The Eighth Circuit secured a seven-figure judgment for our client by affirming dismissal of fraud-based counterclaims in a dispute over a high-dollar loan and swap transaction.
  • Kinzel v. Bank, 850 F.3d 375 (6th Cir. 2017) 
    The Sixth Circuit affirmed a post-trial judgment for our client in a multi-million dollar breach of contract and bad faith case based on liquidation of collateral for a loan.
  • United States ex rel. Ladas v. Contractor, 824 F.3d 16 (2d Cir. 2016) 
    The Second Circuit adopted, as a matter of first impression, a new test under which a potential relator can enforceably release his right to bring False Claims Act claims against his former employer. It also held that the relator had failed to plausibly plead fraud against our client in a suit arising out of a high-dollar Government contract.
  • In re Credit Card Interest Rate Litigation (Barker), 622 F. Appx. 894 (11th Cir. 2015) 
    The Eleventh Circuit affirmed summary judgment in our client’s favor in multi-district litigation bringing claims under the Truth in Lending Act and Virginia law.
  • In re A.L.C. and E.R.S.C., 783 F.3d 763 (9th Cir. 2015), op. at 607 F. Appx. 658 (9th Cir. 2015)
    As appointed counsel, secured an order vacating in part the district court’s opinion as to the habitual residence of an infant under the Hague Convention on the Civil Aspects of International Child Abduction.
  • United States ex rel. Ahumada v. Corp., 756 F.3d 268 (4th Cir. 2014) 
    The Fourth Circuit affirmed dismissal of a False Claims Act case against our client and others based on the public disclosure bar and pleading rules.
  • In re Grand Jury Subpoena (Under Seal), No. ___, (4th Cir. 2014) 
    In an expedited appeal of a case largely under seal, after full briefing the federal court of appeals preserved our client’s privacy interest by accepting our contention that appellate jurisdiction was lacking.
  • Cruz v. Bank, 742 F.3d 520 (2d Cir. 2013) and Cruz v. Bank, 22 N.Y.3d 61 (N.Y. 2013) 
    The New York Court of Appeals ruled, on certified question, in our client’s favor that New York law governing freezing debtors’ bank accounts carried no implied private right of action against banks.
  • Wolf v. Bank, 512 Fed. Appx. 336 (4th Cir. 2013)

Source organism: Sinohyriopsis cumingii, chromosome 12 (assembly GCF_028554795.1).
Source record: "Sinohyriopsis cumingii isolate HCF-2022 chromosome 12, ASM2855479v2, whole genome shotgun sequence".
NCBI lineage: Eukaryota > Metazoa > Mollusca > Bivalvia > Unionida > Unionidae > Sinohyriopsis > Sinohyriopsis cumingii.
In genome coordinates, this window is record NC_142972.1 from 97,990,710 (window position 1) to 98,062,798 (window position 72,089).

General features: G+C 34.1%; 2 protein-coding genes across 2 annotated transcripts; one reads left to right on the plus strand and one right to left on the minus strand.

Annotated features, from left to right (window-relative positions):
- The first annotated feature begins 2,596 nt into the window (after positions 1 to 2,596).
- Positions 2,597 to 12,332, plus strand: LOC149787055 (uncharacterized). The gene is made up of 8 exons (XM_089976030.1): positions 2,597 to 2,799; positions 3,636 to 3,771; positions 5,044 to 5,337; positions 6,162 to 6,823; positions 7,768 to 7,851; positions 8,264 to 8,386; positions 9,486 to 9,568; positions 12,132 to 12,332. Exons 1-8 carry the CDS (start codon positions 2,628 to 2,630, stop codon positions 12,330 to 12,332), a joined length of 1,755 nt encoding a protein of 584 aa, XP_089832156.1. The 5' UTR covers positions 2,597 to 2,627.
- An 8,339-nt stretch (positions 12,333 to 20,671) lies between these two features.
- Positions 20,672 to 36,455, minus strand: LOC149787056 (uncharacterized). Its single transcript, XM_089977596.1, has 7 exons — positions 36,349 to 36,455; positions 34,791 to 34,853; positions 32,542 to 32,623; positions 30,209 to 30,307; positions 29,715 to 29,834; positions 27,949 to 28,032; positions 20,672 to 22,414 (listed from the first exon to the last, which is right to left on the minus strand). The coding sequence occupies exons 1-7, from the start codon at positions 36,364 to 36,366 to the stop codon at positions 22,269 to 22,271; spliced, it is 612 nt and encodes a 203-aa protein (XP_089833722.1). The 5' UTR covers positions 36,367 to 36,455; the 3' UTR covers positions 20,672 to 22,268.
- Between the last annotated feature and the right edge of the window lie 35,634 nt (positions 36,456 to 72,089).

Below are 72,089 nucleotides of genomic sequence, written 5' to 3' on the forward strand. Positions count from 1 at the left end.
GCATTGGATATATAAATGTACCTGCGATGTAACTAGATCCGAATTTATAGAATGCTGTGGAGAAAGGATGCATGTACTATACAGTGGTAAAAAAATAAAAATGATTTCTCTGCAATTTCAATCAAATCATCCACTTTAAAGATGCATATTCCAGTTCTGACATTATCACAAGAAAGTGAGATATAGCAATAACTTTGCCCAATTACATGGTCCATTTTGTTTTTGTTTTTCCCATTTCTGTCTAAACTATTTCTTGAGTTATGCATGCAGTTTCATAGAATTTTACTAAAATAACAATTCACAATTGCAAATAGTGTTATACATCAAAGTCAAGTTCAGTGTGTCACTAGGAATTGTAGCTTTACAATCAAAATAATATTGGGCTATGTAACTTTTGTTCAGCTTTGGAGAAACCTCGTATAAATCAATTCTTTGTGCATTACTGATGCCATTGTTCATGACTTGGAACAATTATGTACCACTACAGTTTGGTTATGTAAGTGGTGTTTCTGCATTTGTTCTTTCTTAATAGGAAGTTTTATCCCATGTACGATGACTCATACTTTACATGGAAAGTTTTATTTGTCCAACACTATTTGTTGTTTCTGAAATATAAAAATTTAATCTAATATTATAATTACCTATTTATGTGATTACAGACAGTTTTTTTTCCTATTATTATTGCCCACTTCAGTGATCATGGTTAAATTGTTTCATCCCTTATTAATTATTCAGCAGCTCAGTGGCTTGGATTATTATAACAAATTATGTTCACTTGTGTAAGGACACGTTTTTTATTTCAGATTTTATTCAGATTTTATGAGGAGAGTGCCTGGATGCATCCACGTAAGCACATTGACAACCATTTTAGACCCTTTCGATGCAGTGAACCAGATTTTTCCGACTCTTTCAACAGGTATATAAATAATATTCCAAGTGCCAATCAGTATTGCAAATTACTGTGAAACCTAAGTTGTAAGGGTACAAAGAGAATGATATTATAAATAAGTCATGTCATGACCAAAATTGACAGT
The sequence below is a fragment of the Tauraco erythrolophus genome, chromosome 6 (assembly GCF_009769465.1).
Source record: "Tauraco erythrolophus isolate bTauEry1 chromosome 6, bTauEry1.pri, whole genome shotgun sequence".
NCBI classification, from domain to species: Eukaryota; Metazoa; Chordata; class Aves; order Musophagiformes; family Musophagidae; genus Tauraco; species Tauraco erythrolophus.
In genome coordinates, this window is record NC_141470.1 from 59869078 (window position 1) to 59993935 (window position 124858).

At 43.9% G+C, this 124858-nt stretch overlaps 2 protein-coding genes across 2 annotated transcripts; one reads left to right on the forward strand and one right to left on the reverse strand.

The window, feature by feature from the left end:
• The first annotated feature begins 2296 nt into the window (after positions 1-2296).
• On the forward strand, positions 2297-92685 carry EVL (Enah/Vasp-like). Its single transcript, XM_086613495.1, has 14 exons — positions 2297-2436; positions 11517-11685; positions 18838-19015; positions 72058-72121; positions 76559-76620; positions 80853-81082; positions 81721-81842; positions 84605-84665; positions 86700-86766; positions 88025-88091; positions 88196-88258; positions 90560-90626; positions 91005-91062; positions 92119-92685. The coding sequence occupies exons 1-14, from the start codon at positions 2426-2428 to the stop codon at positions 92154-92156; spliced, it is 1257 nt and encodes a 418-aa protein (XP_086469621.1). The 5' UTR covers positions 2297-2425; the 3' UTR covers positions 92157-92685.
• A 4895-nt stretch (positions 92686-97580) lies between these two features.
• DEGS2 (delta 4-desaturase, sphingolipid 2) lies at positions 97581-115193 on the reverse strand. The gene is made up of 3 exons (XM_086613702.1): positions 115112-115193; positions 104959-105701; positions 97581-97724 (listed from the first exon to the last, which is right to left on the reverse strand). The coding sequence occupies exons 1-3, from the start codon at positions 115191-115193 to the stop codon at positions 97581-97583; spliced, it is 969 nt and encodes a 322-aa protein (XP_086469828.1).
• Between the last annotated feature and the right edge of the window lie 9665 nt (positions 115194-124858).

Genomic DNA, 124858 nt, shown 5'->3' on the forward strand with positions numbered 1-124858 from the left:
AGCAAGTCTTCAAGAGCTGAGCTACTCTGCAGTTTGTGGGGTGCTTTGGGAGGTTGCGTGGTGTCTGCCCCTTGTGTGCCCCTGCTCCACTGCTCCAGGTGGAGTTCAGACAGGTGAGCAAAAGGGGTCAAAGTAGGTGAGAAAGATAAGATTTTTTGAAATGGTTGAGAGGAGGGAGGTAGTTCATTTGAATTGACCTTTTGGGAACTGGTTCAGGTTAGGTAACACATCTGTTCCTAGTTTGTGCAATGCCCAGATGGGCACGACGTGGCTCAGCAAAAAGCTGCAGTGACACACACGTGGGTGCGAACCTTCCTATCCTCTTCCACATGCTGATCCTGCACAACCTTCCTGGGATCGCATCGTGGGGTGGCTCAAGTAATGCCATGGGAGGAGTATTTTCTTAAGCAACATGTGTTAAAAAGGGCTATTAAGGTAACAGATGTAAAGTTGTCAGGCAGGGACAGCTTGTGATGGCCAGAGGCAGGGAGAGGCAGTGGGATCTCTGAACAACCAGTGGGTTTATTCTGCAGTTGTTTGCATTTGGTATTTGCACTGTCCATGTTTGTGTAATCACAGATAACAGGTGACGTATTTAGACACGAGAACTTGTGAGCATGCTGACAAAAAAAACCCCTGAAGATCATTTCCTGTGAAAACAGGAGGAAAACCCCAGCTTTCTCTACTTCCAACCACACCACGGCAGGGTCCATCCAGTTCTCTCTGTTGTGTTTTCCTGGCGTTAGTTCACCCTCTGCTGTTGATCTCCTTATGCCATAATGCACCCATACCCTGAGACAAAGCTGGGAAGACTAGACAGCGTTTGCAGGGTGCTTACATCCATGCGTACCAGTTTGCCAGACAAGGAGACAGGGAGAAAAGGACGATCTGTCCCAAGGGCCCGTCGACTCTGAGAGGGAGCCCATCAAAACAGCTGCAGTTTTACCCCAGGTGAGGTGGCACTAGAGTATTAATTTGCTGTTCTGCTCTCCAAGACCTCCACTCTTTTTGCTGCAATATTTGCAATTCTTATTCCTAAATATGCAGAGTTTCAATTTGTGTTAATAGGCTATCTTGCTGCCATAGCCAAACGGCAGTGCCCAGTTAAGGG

The Fourth Circuit affirmed the dismissal of a TILA claim brought against our client.
  • Transparent GMU v. George Mason University, et al., 835 S.E.2d 544 (Va. 2019) (prevailed on a question of first impression about the scope of Virginia’s FOIA statute as applied to private foundations managing endowments for public universities).
  • RECP IV WG Land Investors LLC v. Bank, 295 Va. 268 (2018). Secured a ruling that contract impossibility doctrine barred a nine-figure lawsuit against our client relating to the construction of a new office complex in northern Virginia.
  • Dulles Duty Free v. County of Loudoun, 294 Va. 9 (2017), 138 S.Ct. 1440, cert denied (2018). Won reversal of a trial court ruling and a precedent-setting decision that a county business license tax violated the federal Constitution’s Import-Export Clause.
  • S. v. Airbus Americas, Inc. 292 Va. 682 (2016)
    The Supreme Court of Virginia ruled, in our client’s favor, that a $13 million verdict should be cut down to the escrow cap of $5 million after a merger.
  • Dye v. Mining Co., 291 Va. 319 (2016) 
    The Supreme Court of Virginia ruled, in our client’s favor, that under Virginia law natural gas qualifies as a “mineral” under mineral severance deeds dating to the late 1800s.
  • D. v. Cottman Transmission Systems, Inc., 287 Va. 207 (2014) 
    The Supreme Court of Virginia answered two certified questions about Virginia’s business tort conspiracy statute wholly in our client’s favor.
  • Board of Supervisors of Fluvanna County v. D., 285 Va. 580 (2013)
    The Supreme Court of Virginia ruled on a constitutional issue of first impression regarding the nature of immunity for members of local government bodies.
  • Collins v. Virginia, 138 S. Ct. 1663 (2018)
    In an 8-1 decision safeguarding residential privacy rights, the U.S. Supreme Court agreed that police generally must obtain a warrant before entering the curtilage of a home to search a parked vehicle.